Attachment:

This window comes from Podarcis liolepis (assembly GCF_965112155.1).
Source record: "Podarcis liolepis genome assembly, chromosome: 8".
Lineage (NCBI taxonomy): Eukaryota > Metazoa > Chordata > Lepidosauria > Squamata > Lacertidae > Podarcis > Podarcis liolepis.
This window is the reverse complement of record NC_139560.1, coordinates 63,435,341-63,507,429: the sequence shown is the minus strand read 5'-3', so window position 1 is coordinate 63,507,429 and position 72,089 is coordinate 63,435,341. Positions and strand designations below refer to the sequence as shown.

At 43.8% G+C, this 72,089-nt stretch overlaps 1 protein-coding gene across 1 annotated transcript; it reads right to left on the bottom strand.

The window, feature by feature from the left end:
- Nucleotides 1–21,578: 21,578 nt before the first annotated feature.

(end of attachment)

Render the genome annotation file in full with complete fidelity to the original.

This window comes from Podarcis liolepis (assembly GCF_965112155.1).
Source record: "Podarcis liolepis genome assembly, chromosome: 8".
Lineage (NCBI taxonomy): Eukaryota > Metazoa > Chordata > Lepidosauria > Squamata > Lacertidae > Podarcis > Podarcis liolepis.
This window is the reverse complement of record NC_139560.1, coordinates 63,435,341-63,507,429: the sequence shown is the minus strand read 5'-3', so window position 1 is coordinate 63,507,429 and position 72,089 is coordinate 63,435,341. Positions and strand designations below refer to the sequence as shown.

At 43.8% G+C, this 72,089-nt stretch overlaps 1 protein-coding gene across 1 annotated transcript; it reads right to left on the bottom strand.

The window, feature by feature from the left end:
- Nucleotides 1–21,578: 21,578 nt before the first annotated feature.